Search Images Maps Play YouTube News Gmail Drive More »
Sign in
Screen reader users: click this link for accessible mode. Accessible mode has the same essential features but works better with your reader.

Patents

  1. Advanced Patent Search
Publication numberUS2006621 A
Publication typeGrant
Publication dateJul 2, 1935
Filing dateJan 19, 1934
Priority dateSep 4, 1931
Publication numberUS 2006621 A, US 2006621A, US-A-2006621, US2006621 A, US2006621A
InventorsWilhelm Berg
Original AssigneeWilhelm Berg
Export CitationBiBTeX, EndNote, RefMan
External Links: USPTO, USPTO Assignment, Espacenet
Motor operated chuck for lathes and other machine tools
US 2006621 A
Abstract  available in
Images(1)
Previous page
Next page
Claims  available in
Description  (OCR text may contain errors)

w. BERG 2,006,621

MOTOR OPERATED CHUCK FOR LATHES AND OTHER MACHINE TOOLS July 2, 1935.

Original Filed May 2, 1932 Patented July 2, 1935 UNITED STATES PAT ENT' OFFICETf DTHER; MACHINE TQOLS- -Wilhelin ner Bielefeld, Germany Original application May 2, 1932, Serial No. 608,763, now'Patent No. 1,971,638.. Divided and this application January 19,. 1934, Serial No. 707,363.. In Germany. September 4,. 1931 2Clairns. a msry The invention relates to a chuck for lathes and machine tools: inwhich the motor, for instancean electromotor, effects the adjusting of the clamping cheeks. In this arrangement the motor must be able to; continue'to; run after'the clamping proceeding has been terminated, that is when the clamping cheeks bear tightly against the work and can no longer move.

This application is a division of application Serial No. 608,763, filed May 2, 1932, now Patent No. 1,971,638.

The reason herefor is to avoid that the motor must be stopped at the moment when the clamping proceeding is terminated. This is attained in that between the motor and the shaft driving the clamping cheeks a gear is inserted which serves to reduce the high revolving speed of the motor shaft and which is further so arranged that the running of the motor can continue after the termination of the clamping proceeding without any separate manipulation being required. With this object in View a differential or planet gear of known type is employed, the base wheel of this gear being driven from the motor and a runner wheel being arranged at the side of said base wheel and gears with the driving shaft for the chuck. The runner wheel has a diiierent number of teeth than the base wheel.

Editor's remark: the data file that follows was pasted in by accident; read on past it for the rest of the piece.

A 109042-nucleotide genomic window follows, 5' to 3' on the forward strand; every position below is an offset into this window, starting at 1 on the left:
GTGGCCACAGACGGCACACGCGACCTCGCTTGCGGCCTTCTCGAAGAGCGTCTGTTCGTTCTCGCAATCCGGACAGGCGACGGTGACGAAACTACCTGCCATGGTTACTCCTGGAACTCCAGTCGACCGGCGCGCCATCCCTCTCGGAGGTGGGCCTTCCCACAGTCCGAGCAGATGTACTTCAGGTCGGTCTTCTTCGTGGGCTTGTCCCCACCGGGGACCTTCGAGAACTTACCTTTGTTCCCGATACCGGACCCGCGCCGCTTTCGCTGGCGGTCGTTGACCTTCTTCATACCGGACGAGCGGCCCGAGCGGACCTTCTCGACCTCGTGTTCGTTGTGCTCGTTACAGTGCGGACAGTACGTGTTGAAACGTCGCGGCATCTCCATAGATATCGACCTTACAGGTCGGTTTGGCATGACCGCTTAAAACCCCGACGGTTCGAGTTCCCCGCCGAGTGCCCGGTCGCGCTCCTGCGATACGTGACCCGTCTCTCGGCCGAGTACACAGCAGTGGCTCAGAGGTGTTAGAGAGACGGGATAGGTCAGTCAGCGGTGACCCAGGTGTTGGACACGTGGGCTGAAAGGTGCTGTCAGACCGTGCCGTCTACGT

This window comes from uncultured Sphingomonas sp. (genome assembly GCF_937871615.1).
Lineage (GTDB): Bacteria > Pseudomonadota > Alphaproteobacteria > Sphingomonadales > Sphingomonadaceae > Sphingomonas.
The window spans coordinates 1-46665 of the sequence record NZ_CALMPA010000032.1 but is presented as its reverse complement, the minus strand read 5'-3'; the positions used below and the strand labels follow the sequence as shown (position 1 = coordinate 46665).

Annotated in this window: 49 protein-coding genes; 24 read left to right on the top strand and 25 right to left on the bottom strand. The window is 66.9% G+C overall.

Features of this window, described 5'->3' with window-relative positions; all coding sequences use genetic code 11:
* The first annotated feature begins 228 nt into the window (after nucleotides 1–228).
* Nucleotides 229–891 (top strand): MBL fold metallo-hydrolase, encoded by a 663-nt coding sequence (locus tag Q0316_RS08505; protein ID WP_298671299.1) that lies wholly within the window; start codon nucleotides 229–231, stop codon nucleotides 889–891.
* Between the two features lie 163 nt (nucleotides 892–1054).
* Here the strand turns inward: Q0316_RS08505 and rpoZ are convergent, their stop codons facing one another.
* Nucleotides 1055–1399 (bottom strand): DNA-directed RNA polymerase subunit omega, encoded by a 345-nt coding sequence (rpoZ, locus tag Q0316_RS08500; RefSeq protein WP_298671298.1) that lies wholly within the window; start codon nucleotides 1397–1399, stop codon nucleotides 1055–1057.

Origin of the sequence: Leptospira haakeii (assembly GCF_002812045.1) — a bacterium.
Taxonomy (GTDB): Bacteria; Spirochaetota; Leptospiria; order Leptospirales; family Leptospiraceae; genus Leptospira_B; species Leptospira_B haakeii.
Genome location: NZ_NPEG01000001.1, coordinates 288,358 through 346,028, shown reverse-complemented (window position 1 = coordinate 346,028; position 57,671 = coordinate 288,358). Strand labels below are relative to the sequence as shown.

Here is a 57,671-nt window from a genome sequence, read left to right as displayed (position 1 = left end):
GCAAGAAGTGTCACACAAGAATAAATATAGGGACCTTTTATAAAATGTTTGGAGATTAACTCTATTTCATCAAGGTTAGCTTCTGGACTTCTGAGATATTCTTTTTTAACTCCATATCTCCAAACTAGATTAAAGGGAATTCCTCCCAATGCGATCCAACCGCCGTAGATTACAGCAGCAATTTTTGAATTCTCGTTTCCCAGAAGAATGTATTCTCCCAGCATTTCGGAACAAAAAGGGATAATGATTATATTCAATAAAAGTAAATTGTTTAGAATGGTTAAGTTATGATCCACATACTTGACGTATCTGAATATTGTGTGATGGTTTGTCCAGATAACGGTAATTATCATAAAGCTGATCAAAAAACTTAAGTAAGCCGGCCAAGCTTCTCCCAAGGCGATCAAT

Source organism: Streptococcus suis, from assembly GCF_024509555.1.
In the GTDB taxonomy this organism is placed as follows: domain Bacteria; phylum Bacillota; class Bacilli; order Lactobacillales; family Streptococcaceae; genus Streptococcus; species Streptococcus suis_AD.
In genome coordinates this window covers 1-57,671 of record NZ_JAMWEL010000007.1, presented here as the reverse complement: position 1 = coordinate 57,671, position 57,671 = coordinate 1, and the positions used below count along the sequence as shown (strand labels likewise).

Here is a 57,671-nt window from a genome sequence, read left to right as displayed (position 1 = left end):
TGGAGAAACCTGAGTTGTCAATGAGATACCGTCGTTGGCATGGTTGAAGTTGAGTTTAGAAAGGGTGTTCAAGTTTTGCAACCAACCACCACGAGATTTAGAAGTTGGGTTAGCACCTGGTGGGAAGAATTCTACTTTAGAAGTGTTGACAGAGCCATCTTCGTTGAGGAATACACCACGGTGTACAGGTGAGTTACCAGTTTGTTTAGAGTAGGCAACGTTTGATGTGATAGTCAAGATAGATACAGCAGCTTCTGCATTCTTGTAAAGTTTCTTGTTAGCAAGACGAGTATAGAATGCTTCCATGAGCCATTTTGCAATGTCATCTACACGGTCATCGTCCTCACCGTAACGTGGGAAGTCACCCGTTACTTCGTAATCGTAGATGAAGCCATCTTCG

The base wheel is fitted with a locking device constructed so that by the same also the limiting of the clamping pressure can be attained. The arrangement may consist for instance of spring controlled poles or looking bolts engaging from the inner side with notchesin the circumference of the base wheel.

If therefore the base wheel acted upon by the spring controlled locking element is stopped, the runner wheel rotates and effects the opening and closing of the chuck. If, however, the clamping is terminated, the runner wheel remains inoperative, Whereas the looking on the base wheel, that is the spring controlled locking bolts yield and the base wheel continues to rotate, the motor continuing to run.

The mechanical locking of the base wheel may be regulated in various manners. The number of spring controlled locking bolts may be changed or the spring pressure varied. In both cases it is possible to exert by mechanical means the quite determined clamping pressure. This arrange- -ment of the spring controlled locking bolt on the circumference of the base wheel presents, however, another advantage.

It is a well known phenomenon that the blank tends to turn in the clamping cheek during the working operation owing to the stressing. A; greater additional clamping pressure is thereby, produced than that which is appliedby motor on by hand to the. clamping cheeks. This: results, however, in that, when disengaging, the first. dis- 5 engaging pressure must be greater thanthe lest clampin pressure.

If therefore a mechanical regulating device were to be employed which does not take this circumstance into consideration the result would be 10 that, when disengaging, a suflicient disengaging pressure could not be transmitted for disengaging the clamping cheeks.

Consequently, locking bolts are arranged at certain distances apart around the circumfer- 15 ence of the base wheel so that, between the individual notches, the motor can run idle when the locking bolt is disengaged in order to thus accumulate energy in its rotating mass which, when the locking bolt suddenly engages in the base 20 wheel, is converted into a considerably increased turning moment. This sequence repeats itself until the disengagement has been efiected.